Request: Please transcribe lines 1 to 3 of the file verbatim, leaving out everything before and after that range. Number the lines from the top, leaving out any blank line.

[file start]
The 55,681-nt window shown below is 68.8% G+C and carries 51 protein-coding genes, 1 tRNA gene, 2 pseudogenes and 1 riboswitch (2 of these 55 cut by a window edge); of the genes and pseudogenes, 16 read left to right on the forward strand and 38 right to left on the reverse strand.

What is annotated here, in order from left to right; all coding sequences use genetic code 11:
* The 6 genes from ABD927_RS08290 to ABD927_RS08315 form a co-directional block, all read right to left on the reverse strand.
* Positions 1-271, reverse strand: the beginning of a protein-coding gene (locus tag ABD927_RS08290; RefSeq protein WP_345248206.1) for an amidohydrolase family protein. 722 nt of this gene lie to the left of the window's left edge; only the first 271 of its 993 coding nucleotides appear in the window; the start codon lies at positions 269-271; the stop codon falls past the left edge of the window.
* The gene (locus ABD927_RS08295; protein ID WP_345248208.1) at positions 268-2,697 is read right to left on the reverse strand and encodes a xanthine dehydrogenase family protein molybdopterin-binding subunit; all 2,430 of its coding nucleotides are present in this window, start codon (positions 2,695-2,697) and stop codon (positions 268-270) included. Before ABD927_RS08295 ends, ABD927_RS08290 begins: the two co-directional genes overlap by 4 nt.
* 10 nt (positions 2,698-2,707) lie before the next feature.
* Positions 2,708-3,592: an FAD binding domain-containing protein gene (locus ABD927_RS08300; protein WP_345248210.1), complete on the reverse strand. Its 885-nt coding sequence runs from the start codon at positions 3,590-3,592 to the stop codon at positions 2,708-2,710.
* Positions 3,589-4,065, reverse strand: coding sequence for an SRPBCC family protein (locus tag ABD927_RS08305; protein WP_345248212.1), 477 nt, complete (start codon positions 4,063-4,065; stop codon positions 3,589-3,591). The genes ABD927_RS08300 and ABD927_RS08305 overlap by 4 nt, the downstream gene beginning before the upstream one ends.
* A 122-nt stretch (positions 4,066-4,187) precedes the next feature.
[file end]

The 55,681-nt window shown below is 68.8% G+C and carries 51 protein-coding genes, 1 tRNA gene, 2 pseudogenes and 1 riboswitch (2 of these 55 cut by a window edge); of the genes and pseudogenes, 16 read left to right on the forward strand and 38 right to left on the reverse strand.

What is annotated here, in order from left to right; all coding sequences use genetic code 11:
* The 6 genes from ABD927_RS08290 to ABD927_RS08315 form a co-directional block, all read right to left on the reverse strand.